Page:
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NEWS UPDATES Asean Affairs        13  April 2011

KKR's first investment in Vietnam

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Global private equity firm Kohlberg Kravis Roberts & Co LP has agreed to buy 10 percent of Vietnam's Masan Consumer Corp for $159 million, valuing the company at $1.6 billion, the companies said in a joint statement on Wednesday.

KKR's investment is the largest-ever private equity deal in Vietnam, and comes as increasing competition for assets pushes private equity firms into wider frontier markets around Asia-Pacific.

"This investment demonstrates our strong conviction in the business prospects of Masan Consumer, as well as in Vietnam as a whole," said Ming Lu of KKR.

The deal comes just a couple of months after U.S. private equity firm Mount Kellet Capital Management invested $100 million in Masan Group's mining unit, Masan Resources.
Masan has raised about $500 million in private equity capital in the past two years as the conglomerate's management looks to expand the company into a proxy for Vietnam's economy.
This is KKR's fourth investment in Southeast Asia and its first in Vietnam. The deal will reduce Masan Group's stake in Masan Consumer to 78 percent from 86.6 percent.

Masan Consumer is currently the market leader in fish, soya and chili sauce and the country's second-largest producer of instant branded noodles.

Vietnam has seen a pickup in private equity activity, as investors bet on a consumer boom in the developing country with a youthful population of more than 80 million.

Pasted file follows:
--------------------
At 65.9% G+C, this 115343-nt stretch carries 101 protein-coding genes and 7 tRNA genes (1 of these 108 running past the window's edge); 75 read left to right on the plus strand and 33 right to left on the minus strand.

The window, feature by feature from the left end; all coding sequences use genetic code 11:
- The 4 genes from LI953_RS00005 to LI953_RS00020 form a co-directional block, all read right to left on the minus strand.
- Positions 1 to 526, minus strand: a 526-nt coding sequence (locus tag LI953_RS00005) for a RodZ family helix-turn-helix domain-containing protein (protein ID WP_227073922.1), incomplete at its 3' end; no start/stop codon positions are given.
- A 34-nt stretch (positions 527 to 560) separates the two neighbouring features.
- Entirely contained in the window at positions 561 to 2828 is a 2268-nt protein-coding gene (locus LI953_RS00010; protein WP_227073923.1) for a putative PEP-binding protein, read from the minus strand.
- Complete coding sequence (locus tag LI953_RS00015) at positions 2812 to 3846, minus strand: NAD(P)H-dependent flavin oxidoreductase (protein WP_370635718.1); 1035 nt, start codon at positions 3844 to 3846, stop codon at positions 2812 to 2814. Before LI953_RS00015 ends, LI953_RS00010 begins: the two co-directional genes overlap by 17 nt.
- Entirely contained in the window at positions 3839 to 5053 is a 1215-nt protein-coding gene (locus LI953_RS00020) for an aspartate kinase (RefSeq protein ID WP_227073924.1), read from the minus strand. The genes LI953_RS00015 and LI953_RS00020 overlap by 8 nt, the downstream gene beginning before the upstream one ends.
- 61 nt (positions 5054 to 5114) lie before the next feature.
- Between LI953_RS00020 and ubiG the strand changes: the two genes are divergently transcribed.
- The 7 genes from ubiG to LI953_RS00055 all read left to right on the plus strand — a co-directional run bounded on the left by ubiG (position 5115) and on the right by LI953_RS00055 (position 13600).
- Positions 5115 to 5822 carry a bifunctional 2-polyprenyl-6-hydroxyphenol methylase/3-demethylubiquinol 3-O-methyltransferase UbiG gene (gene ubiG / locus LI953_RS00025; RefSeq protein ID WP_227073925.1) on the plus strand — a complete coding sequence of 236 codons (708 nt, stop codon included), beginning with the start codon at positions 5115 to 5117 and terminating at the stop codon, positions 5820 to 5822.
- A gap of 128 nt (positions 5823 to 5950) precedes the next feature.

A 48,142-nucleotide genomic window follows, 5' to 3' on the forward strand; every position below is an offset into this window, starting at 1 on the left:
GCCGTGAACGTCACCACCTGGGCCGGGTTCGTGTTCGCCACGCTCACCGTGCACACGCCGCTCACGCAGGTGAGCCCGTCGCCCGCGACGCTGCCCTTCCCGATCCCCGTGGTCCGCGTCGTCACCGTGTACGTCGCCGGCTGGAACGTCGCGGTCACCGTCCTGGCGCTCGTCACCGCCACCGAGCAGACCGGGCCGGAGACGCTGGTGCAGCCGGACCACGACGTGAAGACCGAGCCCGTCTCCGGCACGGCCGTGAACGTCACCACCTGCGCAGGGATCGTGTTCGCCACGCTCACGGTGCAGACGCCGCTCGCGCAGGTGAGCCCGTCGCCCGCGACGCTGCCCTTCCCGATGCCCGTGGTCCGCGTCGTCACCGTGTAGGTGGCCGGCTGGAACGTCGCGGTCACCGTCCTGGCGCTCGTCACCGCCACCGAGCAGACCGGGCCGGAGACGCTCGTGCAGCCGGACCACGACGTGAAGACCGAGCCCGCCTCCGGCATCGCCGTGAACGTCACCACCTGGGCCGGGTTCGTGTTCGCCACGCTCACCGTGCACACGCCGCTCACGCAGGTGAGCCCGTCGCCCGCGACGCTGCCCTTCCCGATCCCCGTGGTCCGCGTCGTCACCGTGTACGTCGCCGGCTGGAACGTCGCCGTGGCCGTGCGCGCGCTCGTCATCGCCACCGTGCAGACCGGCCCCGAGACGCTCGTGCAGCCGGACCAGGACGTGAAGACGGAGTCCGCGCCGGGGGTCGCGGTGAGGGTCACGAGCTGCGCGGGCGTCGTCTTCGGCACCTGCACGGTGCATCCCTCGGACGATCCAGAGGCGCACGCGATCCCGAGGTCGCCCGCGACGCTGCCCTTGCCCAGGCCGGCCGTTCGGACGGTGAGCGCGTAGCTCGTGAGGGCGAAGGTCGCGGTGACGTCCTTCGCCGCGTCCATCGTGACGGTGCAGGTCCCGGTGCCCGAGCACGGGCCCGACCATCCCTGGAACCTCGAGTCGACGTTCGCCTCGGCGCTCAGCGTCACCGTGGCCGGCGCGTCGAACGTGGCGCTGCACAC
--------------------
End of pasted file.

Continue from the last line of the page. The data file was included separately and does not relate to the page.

Over the past decade, Vietnam has emerged from the hangover of war to play a central role on Asia's factory floor, producing everything from footwear to computer parts.

The country also offers the opportunity for early investment in an underdeveloped consumer market with strong growth. The country's economy grew 6.78 percent in 2010, exceeding the official growth target.

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This year in Thailand-what next?

AseanAffairs   04 January 2011
By David Swartzentruber      

It is commonplace in journalism to write two types of articles at the transition point between the year that has passed and the New Year. As this writer qualifies as an “old hand” in observing Thailand with a track record dating back 14 years, it is time take a shot at what may unfold in Thailand in 2011.

The first issue that can’t be answered is the health of Thailand’s beloved King Bhumibol, who is now 83 years old. He is the world's longest reigning monarch, but elaborate birthday celebrations in December failed to mask concern over his health. More


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